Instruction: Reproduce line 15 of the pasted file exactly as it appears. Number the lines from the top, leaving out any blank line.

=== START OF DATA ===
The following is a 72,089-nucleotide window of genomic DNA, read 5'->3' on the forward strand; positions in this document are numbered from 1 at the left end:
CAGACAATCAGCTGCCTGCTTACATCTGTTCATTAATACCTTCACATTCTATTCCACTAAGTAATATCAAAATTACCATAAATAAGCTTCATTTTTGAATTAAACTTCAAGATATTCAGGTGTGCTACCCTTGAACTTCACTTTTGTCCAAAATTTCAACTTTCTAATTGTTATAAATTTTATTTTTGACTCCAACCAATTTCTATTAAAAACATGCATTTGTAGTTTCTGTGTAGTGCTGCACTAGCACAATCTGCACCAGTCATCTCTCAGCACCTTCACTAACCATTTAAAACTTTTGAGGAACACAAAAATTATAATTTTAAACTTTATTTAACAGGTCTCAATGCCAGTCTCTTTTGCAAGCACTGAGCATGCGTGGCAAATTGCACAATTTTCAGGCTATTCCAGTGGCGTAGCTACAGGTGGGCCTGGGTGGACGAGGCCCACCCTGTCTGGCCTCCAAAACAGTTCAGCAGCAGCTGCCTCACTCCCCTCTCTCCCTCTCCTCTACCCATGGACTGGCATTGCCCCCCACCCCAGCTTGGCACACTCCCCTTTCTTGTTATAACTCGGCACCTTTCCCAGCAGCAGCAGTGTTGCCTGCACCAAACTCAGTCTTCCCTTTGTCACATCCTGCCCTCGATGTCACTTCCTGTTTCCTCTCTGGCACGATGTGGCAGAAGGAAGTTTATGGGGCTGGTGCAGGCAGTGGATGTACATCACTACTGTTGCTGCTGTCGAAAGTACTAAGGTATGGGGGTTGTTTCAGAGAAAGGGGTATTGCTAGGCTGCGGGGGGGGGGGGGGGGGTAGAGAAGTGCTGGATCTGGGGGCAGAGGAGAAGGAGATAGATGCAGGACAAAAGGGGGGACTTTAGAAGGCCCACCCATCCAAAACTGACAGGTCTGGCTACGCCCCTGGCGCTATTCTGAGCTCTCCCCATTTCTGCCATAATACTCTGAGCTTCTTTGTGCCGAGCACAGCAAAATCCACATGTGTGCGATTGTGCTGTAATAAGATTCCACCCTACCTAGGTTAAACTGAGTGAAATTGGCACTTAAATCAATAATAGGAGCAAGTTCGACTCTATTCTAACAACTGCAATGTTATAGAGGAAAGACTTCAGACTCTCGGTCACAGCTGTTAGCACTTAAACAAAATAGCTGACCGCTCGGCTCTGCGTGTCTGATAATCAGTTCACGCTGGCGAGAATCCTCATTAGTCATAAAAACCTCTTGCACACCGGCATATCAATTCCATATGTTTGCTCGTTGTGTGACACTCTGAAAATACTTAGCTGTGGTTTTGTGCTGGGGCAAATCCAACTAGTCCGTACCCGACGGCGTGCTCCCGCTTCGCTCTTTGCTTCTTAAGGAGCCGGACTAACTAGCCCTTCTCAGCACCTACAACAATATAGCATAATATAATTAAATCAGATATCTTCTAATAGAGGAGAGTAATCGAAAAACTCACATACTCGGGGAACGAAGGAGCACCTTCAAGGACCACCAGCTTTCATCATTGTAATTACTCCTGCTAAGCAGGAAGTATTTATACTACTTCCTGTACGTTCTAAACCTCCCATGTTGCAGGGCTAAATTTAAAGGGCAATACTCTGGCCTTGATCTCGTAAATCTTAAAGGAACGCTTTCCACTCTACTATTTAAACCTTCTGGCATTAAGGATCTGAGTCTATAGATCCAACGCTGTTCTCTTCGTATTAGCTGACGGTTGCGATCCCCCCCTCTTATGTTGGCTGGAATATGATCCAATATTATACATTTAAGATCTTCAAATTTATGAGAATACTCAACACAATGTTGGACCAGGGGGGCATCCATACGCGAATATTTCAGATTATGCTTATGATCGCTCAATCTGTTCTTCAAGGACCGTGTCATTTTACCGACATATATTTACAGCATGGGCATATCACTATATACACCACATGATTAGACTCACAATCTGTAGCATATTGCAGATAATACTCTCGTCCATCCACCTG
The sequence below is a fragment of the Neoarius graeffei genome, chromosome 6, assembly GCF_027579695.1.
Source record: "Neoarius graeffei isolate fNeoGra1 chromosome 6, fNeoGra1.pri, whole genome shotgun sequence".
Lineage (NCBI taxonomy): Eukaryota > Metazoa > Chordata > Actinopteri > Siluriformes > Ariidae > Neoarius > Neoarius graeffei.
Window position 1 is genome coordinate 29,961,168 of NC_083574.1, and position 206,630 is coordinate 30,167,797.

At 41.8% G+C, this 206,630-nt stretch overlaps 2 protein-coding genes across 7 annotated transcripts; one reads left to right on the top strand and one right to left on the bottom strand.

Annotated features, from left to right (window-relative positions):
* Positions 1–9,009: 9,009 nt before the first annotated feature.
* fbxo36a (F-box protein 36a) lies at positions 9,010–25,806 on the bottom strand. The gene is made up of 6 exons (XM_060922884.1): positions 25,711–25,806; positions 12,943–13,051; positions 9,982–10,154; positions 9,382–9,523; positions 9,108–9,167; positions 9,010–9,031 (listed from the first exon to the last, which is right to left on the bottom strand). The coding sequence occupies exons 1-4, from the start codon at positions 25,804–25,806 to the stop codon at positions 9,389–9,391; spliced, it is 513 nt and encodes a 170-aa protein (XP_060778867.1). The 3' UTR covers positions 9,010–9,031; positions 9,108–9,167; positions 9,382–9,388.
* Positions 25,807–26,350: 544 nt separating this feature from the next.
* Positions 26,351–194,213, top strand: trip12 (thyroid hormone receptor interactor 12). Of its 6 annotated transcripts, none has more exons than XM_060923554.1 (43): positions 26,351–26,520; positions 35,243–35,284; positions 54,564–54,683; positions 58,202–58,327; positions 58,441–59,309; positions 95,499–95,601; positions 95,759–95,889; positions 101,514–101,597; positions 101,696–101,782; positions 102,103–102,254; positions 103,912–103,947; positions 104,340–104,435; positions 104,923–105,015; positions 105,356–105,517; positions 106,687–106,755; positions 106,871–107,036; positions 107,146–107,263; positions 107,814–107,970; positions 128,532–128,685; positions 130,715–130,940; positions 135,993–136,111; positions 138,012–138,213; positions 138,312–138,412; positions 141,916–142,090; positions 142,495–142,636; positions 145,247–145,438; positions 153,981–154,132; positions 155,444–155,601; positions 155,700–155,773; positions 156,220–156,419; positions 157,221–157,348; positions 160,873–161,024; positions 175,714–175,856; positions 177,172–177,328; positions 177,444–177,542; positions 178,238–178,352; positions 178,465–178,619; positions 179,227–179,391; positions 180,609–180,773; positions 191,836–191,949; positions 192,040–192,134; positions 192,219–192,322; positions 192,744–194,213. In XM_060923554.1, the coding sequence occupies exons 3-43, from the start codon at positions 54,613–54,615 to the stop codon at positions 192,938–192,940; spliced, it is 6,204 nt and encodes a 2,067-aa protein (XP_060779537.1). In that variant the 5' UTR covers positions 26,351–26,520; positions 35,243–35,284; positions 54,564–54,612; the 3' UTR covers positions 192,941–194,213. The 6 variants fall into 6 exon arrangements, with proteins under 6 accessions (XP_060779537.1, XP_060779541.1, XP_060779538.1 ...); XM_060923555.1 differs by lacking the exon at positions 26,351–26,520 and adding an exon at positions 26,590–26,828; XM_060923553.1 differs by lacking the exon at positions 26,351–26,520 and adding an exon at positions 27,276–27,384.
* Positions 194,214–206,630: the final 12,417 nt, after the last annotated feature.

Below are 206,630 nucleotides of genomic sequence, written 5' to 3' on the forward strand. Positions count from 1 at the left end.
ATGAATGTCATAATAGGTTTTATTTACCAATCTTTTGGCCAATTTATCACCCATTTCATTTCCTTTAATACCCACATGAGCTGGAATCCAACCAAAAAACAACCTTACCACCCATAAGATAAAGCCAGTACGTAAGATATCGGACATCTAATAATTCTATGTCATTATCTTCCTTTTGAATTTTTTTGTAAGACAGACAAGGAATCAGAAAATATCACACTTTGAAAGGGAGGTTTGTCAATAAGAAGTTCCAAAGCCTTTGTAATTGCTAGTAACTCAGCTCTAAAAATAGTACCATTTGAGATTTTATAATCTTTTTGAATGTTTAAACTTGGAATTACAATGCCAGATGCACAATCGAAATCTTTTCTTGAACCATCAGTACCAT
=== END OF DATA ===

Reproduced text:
ATGAATGTCATAATAGGTTTTATTTACCAATCTTTTGGCCAATTTATCACCCATTTCATTTCCTTTAATACCCACATGAGCTGGAATCCAACCAAAAAACAACCTTACCACCCATAAGATAAAGCCAGTACGTAAGATATCGGACATCTAATAATTCTATGTCATTATCTTCCTTTTGAATTTTTTTGTAAGACAGACAAGGAATCAGAAAATATCACACTTTGAAAGGGAGGTTTGTCAATAAGAAGTTCCAAAGCCTTTGTAATTGCTAGTAACTCAGCTCTAAAAATAGTACCATTTGAGATTTTATAATCTTTTTGAATGTTTAAACTTGGAATTACAATGCCAGATGCACAATCGAAATCTTTTCTTGAACCATCAGTACCAT